Thanks everyone. I definitely plan on sticking around even though at this moment i almost feel relieved for some reason. I will constantly remind my self of all the hours I can have back to live life... that's my thing is when I'm playing games 5 hours feels like its been minutes to me when I look back.

Now that I've been doing other stuff instead of just sitting on the computer I can't believe how much time there is to do stuff. Gaming and just general internet use really just took my life away where I forgot what a full day off with out any games or internet was like. It sounds bad to say that but that's why I'm here.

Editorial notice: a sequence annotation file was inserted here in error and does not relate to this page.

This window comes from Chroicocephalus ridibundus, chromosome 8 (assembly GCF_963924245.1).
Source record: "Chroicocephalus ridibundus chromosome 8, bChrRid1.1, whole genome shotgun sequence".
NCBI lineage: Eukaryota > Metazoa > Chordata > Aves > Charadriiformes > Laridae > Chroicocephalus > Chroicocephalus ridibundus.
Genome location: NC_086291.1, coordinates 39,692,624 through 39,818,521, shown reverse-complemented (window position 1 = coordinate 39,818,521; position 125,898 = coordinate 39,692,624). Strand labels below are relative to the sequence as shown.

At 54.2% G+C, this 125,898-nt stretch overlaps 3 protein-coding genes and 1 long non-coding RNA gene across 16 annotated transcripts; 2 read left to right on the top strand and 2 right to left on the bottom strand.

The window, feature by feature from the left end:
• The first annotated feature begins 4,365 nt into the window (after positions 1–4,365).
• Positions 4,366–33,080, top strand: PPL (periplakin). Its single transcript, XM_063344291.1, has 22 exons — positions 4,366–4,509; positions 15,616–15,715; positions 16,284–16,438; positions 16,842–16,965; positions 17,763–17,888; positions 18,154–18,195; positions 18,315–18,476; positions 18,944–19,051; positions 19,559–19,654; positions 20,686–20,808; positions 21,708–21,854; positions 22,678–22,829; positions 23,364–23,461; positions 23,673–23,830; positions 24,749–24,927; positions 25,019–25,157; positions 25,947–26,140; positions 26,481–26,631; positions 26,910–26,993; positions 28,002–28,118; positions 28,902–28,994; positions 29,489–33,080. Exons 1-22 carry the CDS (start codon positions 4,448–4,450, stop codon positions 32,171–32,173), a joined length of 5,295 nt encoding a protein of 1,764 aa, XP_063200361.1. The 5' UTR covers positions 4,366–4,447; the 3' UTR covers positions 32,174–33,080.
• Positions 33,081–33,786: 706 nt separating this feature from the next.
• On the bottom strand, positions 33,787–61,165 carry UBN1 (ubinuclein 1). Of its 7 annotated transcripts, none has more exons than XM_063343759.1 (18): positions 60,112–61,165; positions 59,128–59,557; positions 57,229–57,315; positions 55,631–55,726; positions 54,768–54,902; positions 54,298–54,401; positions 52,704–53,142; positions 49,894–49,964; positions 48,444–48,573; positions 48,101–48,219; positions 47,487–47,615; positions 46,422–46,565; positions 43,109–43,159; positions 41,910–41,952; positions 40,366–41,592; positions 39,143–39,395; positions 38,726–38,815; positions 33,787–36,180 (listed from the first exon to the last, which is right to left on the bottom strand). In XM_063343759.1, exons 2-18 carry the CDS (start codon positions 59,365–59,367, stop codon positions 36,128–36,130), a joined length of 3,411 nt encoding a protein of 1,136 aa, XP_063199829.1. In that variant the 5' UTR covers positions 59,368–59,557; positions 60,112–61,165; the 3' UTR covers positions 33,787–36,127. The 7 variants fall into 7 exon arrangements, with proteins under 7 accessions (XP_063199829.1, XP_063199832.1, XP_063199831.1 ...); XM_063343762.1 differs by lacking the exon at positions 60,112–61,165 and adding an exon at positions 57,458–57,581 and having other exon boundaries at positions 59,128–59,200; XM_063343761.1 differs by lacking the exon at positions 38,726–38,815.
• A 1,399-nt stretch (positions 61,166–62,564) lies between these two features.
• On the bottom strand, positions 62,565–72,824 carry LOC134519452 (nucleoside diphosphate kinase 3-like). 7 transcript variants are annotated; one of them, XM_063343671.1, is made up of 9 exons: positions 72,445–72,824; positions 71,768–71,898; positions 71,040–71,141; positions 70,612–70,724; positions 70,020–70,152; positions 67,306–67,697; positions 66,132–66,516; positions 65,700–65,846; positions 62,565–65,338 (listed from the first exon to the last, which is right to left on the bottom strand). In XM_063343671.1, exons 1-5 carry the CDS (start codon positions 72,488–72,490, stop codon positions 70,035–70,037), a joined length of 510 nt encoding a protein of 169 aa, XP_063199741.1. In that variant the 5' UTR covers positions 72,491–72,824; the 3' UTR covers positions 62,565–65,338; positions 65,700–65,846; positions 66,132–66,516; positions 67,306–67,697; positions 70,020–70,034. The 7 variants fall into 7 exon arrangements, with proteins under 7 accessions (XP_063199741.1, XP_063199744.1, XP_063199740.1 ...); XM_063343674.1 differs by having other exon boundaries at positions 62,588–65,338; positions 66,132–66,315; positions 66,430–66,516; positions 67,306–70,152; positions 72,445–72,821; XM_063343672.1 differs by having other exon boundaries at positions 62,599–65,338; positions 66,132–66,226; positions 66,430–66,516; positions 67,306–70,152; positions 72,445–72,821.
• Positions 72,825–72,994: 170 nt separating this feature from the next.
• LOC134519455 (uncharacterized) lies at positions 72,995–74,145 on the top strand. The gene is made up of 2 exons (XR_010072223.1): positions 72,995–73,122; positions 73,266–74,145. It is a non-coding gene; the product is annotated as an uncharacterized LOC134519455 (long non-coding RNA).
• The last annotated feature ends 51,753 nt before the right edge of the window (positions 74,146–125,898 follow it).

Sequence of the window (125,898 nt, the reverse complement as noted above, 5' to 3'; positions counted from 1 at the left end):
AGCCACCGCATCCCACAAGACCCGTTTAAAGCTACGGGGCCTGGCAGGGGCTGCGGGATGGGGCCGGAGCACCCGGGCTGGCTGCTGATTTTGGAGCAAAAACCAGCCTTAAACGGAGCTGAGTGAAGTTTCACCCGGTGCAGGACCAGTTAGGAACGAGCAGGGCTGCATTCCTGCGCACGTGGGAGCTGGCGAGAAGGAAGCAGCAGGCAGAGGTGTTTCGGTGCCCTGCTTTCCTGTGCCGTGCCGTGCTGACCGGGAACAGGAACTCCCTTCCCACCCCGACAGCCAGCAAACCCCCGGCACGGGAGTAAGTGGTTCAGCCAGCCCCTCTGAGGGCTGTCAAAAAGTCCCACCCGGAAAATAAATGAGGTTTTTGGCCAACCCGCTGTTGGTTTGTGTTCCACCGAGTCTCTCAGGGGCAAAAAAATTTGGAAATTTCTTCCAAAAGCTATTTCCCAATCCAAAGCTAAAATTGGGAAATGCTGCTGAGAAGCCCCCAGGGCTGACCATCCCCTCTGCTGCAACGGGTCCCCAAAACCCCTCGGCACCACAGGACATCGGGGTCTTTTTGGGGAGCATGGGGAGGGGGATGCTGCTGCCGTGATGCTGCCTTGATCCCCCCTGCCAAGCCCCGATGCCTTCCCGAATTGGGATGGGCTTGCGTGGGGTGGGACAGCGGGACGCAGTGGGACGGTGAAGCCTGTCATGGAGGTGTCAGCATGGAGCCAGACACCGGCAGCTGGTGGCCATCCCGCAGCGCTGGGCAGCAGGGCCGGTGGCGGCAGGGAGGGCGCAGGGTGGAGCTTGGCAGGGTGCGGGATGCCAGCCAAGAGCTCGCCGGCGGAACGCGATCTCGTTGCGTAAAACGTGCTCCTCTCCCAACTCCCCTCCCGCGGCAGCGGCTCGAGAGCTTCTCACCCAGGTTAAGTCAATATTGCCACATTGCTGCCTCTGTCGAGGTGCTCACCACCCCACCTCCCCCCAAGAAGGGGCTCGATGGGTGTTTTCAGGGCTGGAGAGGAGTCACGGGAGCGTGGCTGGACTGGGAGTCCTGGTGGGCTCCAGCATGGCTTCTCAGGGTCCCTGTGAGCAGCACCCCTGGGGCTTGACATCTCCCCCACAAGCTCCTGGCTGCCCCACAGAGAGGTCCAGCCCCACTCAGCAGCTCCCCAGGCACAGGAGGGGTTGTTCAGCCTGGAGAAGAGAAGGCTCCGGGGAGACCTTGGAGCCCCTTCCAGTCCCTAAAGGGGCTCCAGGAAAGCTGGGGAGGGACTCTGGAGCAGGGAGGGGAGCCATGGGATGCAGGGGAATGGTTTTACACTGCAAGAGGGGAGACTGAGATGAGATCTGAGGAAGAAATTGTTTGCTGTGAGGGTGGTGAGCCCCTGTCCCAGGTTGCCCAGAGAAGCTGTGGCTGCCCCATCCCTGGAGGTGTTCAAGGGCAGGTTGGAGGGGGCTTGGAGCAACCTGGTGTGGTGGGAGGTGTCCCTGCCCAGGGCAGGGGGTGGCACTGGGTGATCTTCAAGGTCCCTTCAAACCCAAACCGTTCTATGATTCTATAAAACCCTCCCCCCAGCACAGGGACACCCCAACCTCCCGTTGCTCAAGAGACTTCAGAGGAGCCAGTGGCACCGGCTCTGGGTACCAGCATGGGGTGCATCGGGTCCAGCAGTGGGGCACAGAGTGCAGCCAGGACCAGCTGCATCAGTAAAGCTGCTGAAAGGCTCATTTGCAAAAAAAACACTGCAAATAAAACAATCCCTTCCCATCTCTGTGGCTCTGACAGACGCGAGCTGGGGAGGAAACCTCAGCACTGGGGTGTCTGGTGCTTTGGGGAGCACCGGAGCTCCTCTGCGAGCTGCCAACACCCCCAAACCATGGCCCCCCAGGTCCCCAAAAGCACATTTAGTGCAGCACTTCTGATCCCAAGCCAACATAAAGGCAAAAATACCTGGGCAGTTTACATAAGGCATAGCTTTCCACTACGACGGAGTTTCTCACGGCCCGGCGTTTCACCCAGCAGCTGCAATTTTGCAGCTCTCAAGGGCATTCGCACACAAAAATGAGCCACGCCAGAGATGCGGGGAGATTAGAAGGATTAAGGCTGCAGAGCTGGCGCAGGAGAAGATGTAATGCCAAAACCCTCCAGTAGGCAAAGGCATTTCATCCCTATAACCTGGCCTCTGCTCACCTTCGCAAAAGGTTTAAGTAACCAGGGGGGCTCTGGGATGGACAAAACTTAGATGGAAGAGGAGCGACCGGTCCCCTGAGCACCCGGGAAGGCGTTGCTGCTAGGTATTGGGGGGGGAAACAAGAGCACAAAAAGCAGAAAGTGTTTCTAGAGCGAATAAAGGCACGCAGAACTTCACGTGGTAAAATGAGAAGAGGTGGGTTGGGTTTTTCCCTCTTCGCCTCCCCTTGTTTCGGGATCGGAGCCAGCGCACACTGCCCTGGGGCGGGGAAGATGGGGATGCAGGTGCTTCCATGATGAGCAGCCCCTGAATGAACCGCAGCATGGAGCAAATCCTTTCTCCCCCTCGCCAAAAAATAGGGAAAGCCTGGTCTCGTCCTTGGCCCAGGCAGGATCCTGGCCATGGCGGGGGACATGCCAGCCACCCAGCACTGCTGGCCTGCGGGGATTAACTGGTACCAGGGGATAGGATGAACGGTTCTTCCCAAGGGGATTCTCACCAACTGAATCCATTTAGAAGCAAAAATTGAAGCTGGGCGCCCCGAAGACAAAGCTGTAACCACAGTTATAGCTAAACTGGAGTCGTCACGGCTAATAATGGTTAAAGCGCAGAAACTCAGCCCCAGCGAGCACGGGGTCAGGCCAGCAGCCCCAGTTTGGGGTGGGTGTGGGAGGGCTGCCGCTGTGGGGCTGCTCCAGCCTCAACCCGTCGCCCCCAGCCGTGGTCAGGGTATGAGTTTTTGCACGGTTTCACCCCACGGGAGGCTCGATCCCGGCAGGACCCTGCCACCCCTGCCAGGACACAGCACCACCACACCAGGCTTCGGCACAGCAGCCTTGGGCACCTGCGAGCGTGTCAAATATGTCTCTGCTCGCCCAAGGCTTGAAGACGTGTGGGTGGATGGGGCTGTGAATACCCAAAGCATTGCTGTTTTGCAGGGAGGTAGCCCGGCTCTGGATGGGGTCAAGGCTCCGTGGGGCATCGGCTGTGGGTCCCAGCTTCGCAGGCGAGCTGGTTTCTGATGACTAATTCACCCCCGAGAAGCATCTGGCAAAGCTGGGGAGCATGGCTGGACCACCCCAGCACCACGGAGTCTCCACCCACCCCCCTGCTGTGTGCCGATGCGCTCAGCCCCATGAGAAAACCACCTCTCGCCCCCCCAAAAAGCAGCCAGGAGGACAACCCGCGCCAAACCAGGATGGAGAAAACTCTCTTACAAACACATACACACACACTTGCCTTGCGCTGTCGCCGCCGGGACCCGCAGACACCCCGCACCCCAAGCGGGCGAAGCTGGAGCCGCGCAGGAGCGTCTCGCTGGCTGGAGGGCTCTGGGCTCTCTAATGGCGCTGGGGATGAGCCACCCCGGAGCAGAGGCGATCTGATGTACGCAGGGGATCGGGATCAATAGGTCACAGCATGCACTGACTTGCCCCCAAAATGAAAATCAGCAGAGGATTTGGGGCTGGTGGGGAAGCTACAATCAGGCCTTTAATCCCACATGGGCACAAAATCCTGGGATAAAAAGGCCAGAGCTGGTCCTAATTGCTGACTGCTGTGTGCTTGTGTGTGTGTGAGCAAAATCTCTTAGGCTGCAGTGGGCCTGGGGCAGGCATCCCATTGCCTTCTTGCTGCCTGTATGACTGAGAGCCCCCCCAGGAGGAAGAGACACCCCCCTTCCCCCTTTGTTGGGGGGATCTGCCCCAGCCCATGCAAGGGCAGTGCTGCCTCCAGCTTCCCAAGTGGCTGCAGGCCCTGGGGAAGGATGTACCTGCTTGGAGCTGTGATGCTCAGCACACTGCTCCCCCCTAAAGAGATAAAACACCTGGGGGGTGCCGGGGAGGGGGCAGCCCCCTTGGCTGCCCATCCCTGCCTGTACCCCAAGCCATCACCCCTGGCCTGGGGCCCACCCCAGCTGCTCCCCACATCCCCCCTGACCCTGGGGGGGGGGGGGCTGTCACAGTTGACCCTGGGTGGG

angelochek
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This is great news, Paradox!

This is great news, Paradox! Even your tone of voice has changed since your first post in here. Just like it was already mentioned by operetta, make sure to check in and be on guard. And yes, there is truly so much to do now that you don't spend so much time gaming; it must feel you're living a life again, almost like a fresh start. Imagine a clean piece of paper where you have all the power in the world to start painting anything you want on it, making new memories, new hobbies, new adventures with your family, new friendships, etc. Good luck to you and keep us posted on your progress! You'll always have support here!

Hugs,

Oksana

"We can suppress anger and aggression or act it out, either way making things worse for ourselves and others. Or we can practice patience: wait, experience the anger and investigate its nature" (Pema Chodron)